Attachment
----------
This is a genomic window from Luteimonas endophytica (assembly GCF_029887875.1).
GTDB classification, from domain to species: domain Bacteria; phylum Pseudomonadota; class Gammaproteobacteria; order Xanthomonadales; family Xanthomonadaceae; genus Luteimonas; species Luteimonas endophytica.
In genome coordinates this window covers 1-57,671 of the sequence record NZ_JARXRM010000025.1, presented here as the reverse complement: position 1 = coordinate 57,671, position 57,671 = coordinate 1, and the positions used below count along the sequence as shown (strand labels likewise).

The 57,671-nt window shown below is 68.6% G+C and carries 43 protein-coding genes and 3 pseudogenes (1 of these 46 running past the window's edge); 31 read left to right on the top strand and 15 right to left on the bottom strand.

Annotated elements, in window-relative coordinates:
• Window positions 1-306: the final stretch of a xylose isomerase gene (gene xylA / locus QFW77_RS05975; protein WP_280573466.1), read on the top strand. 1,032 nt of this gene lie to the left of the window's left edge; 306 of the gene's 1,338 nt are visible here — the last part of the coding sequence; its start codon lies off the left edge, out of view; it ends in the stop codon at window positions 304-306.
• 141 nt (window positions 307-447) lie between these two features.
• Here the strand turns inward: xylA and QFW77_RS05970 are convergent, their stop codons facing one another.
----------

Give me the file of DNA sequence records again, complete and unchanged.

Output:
This is a genomic window from Luteimonas endophytica (assembly GCF_029887875.1).
GTDB classification, from domain to species: domain Bacteria; phylum Pseudomonadota; class Gammaproteobacteria; order Xanthomonadales; family Xanthomonadaceae; genus Luteimonas; species Luteimonas endophytica.
In genome coordinates this window covers 1-57,671 of the sequence record NZ_JARXRM010000025.1, presented here as the reverse complement: position 1 = coordinate 57,671, position 57,671 = coordinate 1, and the positions used below count along the sequence as shown (strand labels likewise).

The 57,671-nt window shown below is 68.6% G+C and carries 43 protein-coding genes and 3 pseudogenes (1 of these 46 running past the window's edge); 31 read left to right on the top strand and 15 right to left on the bottom strand.

Annotated elements, in window-relative coordinates:
• Window positions 1-306: the final stretch of a xylose isomerase gene (gene xylA / locus QFW77_RS05975; protein WP_280573466.1), read on the top strand. 1,032 nt of this gene lie to the left of the window's left edge; 306 of the gene's 1,338 nt are visible here — the last part of the coding sequence; its start codon lies off the left edge, out of view; it ends in the stop codon at window positions 304-306.
• 141 nt (window positions 307-447) lie between these two features.
• Here the strand turns inward: xylA and QFW77_RS05970 are convergent, their stop codons facing one another.